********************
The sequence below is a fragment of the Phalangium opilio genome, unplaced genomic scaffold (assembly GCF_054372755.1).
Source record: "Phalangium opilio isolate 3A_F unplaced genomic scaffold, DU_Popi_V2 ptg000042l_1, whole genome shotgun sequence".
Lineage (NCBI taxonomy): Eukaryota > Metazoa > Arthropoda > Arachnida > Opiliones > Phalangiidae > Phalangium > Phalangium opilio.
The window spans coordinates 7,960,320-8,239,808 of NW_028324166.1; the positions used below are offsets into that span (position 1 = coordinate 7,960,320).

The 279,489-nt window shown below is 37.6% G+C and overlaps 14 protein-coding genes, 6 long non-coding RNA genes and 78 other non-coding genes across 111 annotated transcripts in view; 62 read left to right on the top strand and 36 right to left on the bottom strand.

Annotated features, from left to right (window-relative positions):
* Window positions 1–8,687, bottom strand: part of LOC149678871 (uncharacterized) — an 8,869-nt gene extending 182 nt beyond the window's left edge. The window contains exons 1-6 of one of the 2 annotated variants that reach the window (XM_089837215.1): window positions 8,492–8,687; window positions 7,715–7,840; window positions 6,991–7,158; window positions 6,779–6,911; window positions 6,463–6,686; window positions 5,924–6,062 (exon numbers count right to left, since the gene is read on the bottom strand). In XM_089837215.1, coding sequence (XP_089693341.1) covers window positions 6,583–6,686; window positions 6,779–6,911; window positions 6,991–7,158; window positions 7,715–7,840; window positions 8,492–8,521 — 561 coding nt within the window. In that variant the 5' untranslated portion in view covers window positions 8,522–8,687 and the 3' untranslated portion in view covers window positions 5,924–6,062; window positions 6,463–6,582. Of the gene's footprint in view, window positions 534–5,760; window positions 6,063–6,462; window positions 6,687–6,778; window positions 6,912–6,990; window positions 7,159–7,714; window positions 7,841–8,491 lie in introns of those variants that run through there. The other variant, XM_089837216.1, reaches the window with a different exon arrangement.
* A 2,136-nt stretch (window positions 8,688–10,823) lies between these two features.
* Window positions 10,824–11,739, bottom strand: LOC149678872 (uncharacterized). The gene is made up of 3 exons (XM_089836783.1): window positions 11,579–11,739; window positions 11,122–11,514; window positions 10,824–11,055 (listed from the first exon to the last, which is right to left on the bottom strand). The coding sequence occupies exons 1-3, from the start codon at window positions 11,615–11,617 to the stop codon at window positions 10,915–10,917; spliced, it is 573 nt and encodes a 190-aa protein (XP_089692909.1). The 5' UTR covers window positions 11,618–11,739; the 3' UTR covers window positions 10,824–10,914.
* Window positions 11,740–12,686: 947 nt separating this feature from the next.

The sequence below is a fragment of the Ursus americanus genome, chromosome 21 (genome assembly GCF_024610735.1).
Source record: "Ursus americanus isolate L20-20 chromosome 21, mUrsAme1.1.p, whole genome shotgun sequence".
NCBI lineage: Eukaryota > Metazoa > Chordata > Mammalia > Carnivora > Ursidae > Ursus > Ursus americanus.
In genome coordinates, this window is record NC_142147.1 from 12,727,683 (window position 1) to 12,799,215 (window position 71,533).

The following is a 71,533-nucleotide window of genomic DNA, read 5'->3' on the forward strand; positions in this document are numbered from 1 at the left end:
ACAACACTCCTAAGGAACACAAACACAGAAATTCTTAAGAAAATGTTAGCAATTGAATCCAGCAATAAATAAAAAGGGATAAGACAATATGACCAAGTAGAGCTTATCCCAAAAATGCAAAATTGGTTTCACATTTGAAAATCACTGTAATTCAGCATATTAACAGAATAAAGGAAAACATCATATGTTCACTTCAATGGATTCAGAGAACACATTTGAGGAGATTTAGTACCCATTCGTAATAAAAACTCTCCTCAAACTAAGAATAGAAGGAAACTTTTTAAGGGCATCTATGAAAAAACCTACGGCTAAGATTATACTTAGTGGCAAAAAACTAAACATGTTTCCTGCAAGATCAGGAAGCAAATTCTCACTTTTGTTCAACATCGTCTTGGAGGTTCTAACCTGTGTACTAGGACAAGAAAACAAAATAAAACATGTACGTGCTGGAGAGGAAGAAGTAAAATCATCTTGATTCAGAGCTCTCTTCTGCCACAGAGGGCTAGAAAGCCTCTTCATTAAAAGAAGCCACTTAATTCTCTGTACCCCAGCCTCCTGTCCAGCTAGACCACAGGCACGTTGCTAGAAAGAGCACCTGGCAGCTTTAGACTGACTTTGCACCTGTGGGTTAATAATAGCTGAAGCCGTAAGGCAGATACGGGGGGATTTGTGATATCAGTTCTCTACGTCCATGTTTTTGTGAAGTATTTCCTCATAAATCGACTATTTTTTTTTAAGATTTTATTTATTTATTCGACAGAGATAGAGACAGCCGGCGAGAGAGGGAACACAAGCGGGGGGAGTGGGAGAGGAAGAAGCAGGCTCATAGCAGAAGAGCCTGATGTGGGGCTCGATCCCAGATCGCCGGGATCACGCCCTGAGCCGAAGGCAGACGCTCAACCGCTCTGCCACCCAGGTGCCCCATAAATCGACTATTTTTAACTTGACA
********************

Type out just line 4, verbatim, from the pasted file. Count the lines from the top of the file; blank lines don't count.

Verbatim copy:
The window spans coordinates 7,960,320-8,239,808 of NW_028324166.1; the positions used below are offsets into that span (position 1 = coordinate 7,960,320).